A car would be one of the most faithful travel companions I could ever imagine. It served me as a restaurant, as a hotel, as a dormitory, as a discotheque and a refuge. I planned a tour of the Scandinavian peninsula from south to north and back. They were more than 5,000 kilometers on single lane roads, and more than 1,500 kilometers below freezing temperatures, within the Arctic Circle. But it was achieved.
I leave Oslo, which was not the first goal of my trip. As I would have consumed a few precious hours I needed to drive, so I just land at the tiny airport, take the car and head north. My first destination was the Atlanterhavsvegen or Atlantic Road. Specifically, a section of it, 8 kilometers, between the towns of Molde and Kristiansund, has earned the title of the most beautiful road in the world according to the English newspaper The Guardian. It has been voted the most magnificent Norwegian civil engineering work of the entire 20th century.
The road is long. They are almost 600 kilometers, and almost all by road. Only the first kilometers are the highway. So the trip was scheduled to last 8 hours. It was already 6:30 pm, so I decided to find a hotel on the way, rest, and get there the next day.
The first thing that catches my attention, as it has also happened to me in other European countries, is the order and meticulousness with which Norwegians circulate. People absolutely respect the speed limits, without exceeding at any time even by one kilometer per hour. The road ahead was difficult, so I had to make constant overtaking during the trip. It was dark so I could not see the landscape that I was encountering.
After more than 4 hours of driving, and after the intense day I had lived, I decided to look for a hotel around where I was. It was more than 22 hours, and the task was impossible, at least for a reasonable price and at an adequate distance. I stop, then, in a rest area in the vicinity of Dombas. The night was cold, around 0 degrees, but the sky was clear and the moon did not obstruct the vision of the stars.
I hope to see the northern lights, but that night it did not appear. The back seat of my car became, then, my first hotel in Norway. Next, to where I stop, I see some public restrooms where I am also struck by their cleanliness, and, above all, the absence of writings/graffiti of any kind.
Norway is one of the safest countries in the world. Some statistics place it as the safest in the world, and that reassures. I sleep 8 hours, engine on and doors do not block. I still wake up at night, but with the peace of mind that everything is going well.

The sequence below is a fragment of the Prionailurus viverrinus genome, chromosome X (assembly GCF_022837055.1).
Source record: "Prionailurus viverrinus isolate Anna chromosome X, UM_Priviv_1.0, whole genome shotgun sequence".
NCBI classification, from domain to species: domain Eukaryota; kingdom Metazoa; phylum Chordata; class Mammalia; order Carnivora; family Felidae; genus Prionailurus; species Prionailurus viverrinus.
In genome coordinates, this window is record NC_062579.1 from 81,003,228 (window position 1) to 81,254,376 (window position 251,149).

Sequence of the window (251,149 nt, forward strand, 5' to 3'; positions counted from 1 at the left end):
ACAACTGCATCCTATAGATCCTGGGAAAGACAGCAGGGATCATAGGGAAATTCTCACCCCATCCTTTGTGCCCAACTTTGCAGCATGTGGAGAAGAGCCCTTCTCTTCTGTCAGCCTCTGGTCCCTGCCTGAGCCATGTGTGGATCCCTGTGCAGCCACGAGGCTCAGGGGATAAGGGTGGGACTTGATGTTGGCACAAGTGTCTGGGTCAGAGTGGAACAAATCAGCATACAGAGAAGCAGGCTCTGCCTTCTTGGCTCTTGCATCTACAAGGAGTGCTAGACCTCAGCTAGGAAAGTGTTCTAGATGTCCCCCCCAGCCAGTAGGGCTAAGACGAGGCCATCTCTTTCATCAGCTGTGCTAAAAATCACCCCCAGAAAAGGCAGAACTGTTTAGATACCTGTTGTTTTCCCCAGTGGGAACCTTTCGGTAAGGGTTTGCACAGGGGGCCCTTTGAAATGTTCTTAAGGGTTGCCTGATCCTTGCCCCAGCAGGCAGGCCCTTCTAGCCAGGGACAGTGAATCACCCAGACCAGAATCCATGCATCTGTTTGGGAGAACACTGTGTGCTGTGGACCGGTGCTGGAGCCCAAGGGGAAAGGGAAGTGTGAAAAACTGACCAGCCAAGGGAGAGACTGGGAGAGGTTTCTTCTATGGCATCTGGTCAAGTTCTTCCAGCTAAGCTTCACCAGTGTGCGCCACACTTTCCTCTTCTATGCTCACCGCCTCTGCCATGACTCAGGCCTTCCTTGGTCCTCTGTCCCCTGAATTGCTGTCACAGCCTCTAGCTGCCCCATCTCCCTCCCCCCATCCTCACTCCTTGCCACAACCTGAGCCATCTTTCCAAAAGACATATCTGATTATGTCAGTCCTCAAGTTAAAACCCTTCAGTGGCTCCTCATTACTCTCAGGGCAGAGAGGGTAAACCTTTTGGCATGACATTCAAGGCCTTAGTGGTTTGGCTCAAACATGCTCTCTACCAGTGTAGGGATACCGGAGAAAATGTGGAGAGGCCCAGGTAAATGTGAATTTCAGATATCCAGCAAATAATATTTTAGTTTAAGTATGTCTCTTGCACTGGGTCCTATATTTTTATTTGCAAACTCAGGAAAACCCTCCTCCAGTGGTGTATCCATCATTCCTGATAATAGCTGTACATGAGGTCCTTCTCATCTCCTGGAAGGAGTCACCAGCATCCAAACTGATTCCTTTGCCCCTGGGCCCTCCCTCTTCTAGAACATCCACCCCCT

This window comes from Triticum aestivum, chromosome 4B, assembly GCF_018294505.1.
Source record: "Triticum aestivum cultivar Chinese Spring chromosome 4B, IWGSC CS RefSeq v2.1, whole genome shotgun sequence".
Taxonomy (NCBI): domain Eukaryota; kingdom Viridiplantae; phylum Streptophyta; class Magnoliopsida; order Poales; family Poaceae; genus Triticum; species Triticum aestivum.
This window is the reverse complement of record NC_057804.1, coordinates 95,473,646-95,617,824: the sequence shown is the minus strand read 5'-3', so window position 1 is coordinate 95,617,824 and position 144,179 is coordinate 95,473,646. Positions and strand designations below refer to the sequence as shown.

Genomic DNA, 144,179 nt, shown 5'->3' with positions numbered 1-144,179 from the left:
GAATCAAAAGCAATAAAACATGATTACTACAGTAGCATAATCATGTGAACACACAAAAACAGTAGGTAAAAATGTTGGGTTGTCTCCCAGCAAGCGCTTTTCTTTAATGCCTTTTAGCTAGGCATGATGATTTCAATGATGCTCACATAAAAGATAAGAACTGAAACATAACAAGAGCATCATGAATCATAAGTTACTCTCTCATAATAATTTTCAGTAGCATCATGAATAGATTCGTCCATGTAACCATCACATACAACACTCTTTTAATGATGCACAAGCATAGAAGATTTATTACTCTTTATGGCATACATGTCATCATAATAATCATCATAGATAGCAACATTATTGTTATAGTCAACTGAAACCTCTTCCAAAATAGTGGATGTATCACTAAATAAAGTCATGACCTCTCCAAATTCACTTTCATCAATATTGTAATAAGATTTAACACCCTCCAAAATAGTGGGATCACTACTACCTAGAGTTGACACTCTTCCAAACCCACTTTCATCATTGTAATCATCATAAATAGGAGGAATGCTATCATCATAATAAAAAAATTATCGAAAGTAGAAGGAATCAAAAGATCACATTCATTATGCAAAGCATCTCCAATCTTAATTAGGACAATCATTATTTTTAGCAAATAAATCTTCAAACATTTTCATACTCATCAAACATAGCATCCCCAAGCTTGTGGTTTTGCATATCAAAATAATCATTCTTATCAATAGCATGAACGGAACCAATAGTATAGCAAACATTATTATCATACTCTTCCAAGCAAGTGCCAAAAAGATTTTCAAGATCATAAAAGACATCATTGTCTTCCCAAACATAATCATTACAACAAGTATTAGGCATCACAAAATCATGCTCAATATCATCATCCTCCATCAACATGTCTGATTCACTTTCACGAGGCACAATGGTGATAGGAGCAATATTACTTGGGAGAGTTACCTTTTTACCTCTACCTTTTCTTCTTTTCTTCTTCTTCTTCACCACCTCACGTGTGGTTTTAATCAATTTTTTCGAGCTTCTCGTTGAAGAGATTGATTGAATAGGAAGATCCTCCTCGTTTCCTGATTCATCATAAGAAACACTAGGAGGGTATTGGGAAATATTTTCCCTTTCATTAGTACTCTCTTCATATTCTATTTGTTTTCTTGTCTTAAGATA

Day 2 - Ostersund
And so it is. Encouraged, fresh and happy to see the light of day soon, I set out on the Atlantic road. I drink a watery coffee in a roadside bar, where the only customers, who must have been hunters, look at me curiously. I had that feeling in general throughout Norway. The character of the people, in general, is distant, cold, little given to the smile. The opinion of a Swedish, several days later, confirmed it to me.
I continue the journey through mountains and rivers of transparent waters, in which each curve brought me an even more idyllic image of this country. The dim light of dawn cast the shadow of the mountains on the river, which in turn reflected the trees that grew on its banks. And I was driving non-stop, recreating myself in such beauty. The distance is decreasing, and the GPS gives me two alternatives. I have to take a two-hour detour through a fjord or take a ferry between two towns and shorten an hour and a half.
Of course, I opt for the latter and, while waiting for the ferry, which incessantly covers the way back and forth, I enter a kind of grocery store-cafeteria in which what surprises me most is a fruit slush machine. I choose a watery coffee they have in a thermos and for which they charge 220 Norwegian crowns. After getting off at the next town, the road to the Atlantic highway is not much.
Now I am climbing the twisted bridge I had seen several times in successive videos. The driving is very pleasant. The calm Atlantic Ocean, together with a sun timidly appears among the clouds that illuminate its waters. The mountains that surround the fjord, offers a beautiful image. I walk the road 2 times in each direction, taking pictures and videos. A path nearby enabled to travel the road in parallel, offers me a good point to take some more photos. In addition, it serves as a platform for the many fishermen who (not this day) usually pile up there.
The day was cool, but the temperature allowed for walks. I try to immerse myself in the magnetism and beauty of this corner of the Atlantic. It happens to be the second most visited place in Norway, according to its tourism page. I was lucky to be practically alone, enjoying even more of the moment. It's time to continue my way. It was about 15 o'clock when I write on my GPS the words that I wanted to introduce so much: Nordkapp. The journey was almost 1,900 km across Sweden and part of Finland, so I still had a lot to do. Road and more road, then.
I started the pilgrimage to the North Cape. I drive practically non-stop from Molde to a Swedish city called Ostersund. The road is exhausting, despite the scarcity of traffic. It was about 500 km and I chose this city simply because it was there, on my way. Located in the geographical center of Sweden, on the banks of the 5th largest lake in the country, the Storsjon, it has certainly, nothing interesting. It has not even managed to host any of the winter Olympic games.